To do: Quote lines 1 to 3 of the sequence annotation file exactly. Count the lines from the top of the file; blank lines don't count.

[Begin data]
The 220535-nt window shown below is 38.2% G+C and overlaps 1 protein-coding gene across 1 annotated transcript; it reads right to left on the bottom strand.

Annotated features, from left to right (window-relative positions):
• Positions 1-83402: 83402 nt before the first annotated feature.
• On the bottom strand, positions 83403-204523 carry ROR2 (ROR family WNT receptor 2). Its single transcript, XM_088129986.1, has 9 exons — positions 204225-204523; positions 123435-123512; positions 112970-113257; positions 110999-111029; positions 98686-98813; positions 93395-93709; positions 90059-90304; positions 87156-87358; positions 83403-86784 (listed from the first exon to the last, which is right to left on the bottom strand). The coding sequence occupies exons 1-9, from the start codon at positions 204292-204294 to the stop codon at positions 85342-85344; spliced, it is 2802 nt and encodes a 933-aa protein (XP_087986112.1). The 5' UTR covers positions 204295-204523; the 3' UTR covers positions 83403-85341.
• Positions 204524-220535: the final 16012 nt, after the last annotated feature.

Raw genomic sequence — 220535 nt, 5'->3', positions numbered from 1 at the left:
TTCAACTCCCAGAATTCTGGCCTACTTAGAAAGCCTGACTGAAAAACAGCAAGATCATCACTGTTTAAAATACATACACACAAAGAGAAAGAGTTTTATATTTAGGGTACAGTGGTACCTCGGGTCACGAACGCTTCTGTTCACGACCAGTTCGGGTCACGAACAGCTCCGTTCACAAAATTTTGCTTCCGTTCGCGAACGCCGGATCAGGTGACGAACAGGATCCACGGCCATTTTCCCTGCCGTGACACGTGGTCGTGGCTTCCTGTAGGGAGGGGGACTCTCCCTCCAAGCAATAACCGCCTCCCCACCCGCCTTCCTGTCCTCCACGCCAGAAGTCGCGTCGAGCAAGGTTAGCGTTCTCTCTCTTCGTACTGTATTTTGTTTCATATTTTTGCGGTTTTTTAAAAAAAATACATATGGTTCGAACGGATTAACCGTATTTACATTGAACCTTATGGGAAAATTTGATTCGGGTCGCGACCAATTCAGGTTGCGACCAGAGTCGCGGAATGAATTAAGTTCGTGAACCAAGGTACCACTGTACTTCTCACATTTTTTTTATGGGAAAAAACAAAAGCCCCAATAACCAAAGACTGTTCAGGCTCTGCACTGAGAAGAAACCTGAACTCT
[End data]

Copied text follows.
The 220535-nt window shown below is 38.2% G+C and overlaps 1 protein-coding gene across 1 annotated transcript; it reads right to left on the bottom strand.

Annotated features, from left to right (window-relative positions):
• Positions 1-83402: 83402 nt before the first annotated feature.